Ray LaRocque, 60, didn’t have a mission when he started skiing at areas all over New England. The postal worker who lives in Belchertown, Mass., started skiing small ski areas to avoid paying big bucks for a lift ticket. Soon, he discovered the charm of tiny areas and began to seek them out.
If we were on a chairlift right now, which one would it be?
It would be the Red Chair at Magic. That was the first one I ever rode.
What motivated you to ski at 100 ski areas in New England?
I started skiing when I was 20. Warren Miller always said, ‘If you don’t ski it this year, you’re going to be a year older when you do.’ So I like to try at least one new ski area every year.
When did 100 become a goal?
Every good story starts with a road trip. Two years back, I went to ski Jay Peak with some friends. I didn’t really know all the guys, but we spent the whole night driving up together—two feet of powder had fallen, and we wanted first tracks. When we filed into the van for the ride home, the guys in the back started fighting over who had skied the most. All of a sudden I had eight guys pumping questions at me: ‘Have you skied here? Have you skied there?’ My friend Mike asked how many mountains I’d skied, and I didn’t know. With a three hour ride ahead of us and nothing else to do, I started counting them. I came up with 83, worldwide.
And when did your ‘worldwide’ focus turn toward New England?
Jump forward a few years: I’m going to ski Cranmore Mountain for the first time. It was snowing the night before, and I couldn’t sleep, so I counted the areas I had skied in New England. It just so happened that I had 49 mountains in New England, and Cranmore was my 50th.
On the ride home, my friend Jeff and I started talking about whether we could ski 100 mountains in New England, but we didn’t think there were 100 left open—maybe 75. After a few years of research, we kept finding more and more.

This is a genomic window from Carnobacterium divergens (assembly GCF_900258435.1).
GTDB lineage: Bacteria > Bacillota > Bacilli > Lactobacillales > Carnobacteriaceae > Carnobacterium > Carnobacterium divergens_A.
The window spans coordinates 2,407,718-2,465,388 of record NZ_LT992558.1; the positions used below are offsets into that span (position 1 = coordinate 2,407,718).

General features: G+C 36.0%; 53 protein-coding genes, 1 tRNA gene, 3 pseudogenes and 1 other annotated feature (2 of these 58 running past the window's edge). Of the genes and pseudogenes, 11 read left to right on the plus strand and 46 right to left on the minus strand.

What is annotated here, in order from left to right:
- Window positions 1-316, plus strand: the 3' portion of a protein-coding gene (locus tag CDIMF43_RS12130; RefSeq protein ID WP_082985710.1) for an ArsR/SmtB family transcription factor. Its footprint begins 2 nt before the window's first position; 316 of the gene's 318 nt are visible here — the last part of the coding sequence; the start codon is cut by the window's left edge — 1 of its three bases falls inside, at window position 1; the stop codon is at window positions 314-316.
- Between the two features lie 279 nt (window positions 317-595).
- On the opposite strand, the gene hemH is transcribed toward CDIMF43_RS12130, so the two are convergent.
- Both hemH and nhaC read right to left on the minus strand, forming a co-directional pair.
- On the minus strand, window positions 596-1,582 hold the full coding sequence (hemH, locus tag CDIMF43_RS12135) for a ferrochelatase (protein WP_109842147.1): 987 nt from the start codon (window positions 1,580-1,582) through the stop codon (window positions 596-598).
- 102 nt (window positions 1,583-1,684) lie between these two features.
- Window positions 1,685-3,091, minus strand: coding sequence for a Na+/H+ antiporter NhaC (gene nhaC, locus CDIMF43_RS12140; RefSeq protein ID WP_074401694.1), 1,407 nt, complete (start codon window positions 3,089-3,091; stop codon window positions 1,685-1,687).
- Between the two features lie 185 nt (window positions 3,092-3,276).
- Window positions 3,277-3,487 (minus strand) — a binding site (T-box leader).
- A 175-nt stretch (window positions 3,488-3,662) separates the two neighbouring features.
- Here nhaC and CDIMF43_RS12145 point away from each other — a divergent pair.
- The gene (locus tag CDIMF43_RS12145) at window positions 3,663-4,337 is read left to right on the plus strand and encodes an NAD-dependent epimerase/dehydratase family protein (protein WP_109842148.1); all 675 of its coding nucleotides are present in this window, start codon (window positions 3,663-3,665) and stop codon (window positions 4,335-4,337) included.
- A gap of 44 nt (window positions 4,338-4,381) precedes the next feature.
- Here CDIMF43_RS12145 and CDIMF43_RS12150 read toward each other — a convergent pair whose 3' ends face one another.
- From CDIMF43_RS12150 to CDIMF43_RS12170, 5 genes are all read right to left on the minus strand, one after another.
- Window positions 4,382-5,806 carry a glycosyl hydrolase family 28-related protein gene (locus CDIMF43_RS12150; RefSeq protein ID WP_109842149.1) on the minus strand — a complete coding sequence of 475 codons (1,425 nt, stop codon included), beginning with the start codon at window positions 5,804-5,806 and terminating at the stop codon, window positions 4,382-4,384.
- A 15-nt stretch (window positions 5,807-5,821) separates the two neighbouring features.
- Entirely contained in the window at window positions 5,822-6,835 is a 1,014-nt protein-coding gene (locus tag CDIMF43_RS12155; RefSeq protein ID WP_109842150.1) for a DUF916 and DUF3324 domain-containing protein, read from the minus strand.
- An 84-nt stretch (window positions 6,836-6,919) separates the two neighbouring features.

What was it like, skiing all of those little mountains?
Many are pretty small, but they’re gems and great places to ski. It’s worth a trip to go to the little hills and find uncrowded skiing. Like the Mount Greylock Ski Club in Williamstown, Mass.—you step back in time by entering that rustic 1937 lodge. They have a rope tow gripper, which looks like two spoons hinged together with a rope attached. The rope goes around your waist, and you clip the tow gripper over the rope, squeeze it tight and hang on. It’s the only one in use in North America. At the Bullock Lodge at Wachusett Mountain, Mass., they have homemade apple dumplings and hot cider. In Maine, Lost Valley has multi-colored chairs, and Ski Mt. Jefferson makes homemade squash doughnuts. From the top of Camden Snow Bowl, you can look out over the Atlantic. In Vermont, you can ski with Olympians (the Cochran family) at Cochran’s Ski Area, or ride the fastest rope tow in the east at Northeast Ski Slopes in East Corinth. Suicide Six is the oldest ski area in America that’s been running continuously. It started in 1934 and is still going strong.
What was number 100?
Hard’Ack Hill in St. Albans, Vt. was the 100th place we skied, and that was a beautiful little hill.